The medial condyle is one of the two projections on the lower extremity of femur, the other being the lateral condyle. The medial condyle is larger than the lateral condyle due to more weight bearing caused by the centre of mass being medial to the knee. On the posterior surface of the condyle the linea aspera turns into the medial and lateral supracondylar ridges, respectively; the outermost protrusion on the medial surface of the medial condyle is referred to as the "medial epicondyle" and can be palpated by running fingers medially from the patella with the knee in flexion. It is important to take into consideration the difference in the length of the condyles in a cross section to better understand the geometry of the knee; the medial femoral condyle has an extra segment, the cause for the passive rotation of the knee joint. This article incorporates text in the public domain from page 247 of the 20th edition of Gray's Anatomy aplab - BioWeb at University of Wisconsin System
Anatomical terms of location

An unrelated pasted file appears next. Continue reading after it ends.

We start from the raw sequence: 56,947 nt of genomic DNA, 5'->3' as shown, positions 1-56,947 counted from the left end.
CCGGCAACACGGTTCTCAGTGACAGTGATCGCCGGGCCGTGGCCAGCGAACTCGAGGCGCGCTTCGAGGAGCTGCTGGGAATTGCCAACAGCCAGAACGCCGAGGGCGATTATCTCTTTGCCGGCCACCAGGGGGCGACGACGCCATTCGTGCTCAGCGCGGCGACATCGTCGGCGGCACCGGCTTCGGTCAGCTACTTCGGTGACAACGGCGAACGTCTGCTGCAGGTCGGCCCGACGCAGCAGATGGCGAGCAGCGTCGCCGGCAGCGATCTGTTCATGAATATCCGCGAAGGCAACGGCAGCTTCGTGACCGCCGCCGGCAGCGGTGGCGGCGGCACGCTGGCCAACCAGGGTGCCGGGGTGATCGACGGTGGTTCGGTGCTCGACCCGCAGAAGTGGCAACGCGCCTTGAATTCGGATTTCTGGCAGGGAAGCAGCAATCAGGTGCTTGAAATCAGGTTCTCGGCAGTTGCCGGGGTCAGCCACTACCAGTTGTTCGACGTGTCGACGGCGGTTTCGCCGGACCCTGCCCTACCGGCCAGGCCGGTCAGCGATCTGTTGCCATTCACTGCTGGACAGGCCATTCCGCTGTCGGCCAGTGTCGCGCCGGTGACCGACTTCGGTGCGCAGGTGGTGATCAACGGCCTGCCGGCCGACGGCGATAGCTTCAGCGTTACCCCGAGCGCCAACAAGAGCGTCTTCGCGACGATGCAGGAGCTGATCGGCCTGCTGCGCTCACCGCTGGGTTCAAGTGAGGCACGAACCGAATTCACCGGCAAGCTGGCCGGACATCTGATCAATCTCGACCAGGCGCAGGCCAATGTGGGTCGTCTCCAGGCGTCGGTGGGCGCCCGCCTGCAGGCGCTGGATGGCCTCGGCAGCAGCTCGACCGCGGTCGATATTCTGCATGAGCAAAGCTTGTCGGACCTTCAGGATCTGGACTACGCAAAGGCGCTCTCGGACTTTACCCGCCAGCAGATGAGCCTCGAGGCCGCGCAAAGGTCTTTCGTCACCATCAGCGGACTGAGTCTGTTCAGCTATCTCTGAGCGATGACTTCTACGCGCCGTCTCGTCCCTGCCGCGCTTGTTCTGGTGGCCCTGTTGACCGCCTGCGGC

Standard anatomical terms of location deal unambiguously with the anatomy of animals, including humans. All vertebrates have the same basic body plan – they are bilaterally symmetrical in early embryonic stages and bilaterally symmetrical in adulthood; that is, they have mirror-image left and right halves if divided down the middle. For these reasons, the basic directional terms can be considered to be those used in vertebrates. By extension, the same terms are used for many other organisms as well. While these terms are standardized within specific fields of biology, there are unavoidable, sometimes dramatic, differences between some disciplines. For example, differences in terminology remain a problem that, to some extent, still separates the terminology of human anatomy from that used in the study of various other zoological categories. Standardized anatomical and zoological terms of location have been developed based on Latin and Greek words, to enable all biological and medical scientists to delineate and communicate information about animal bodies and their component organs though the meaning of some of the terms is context-sensitive.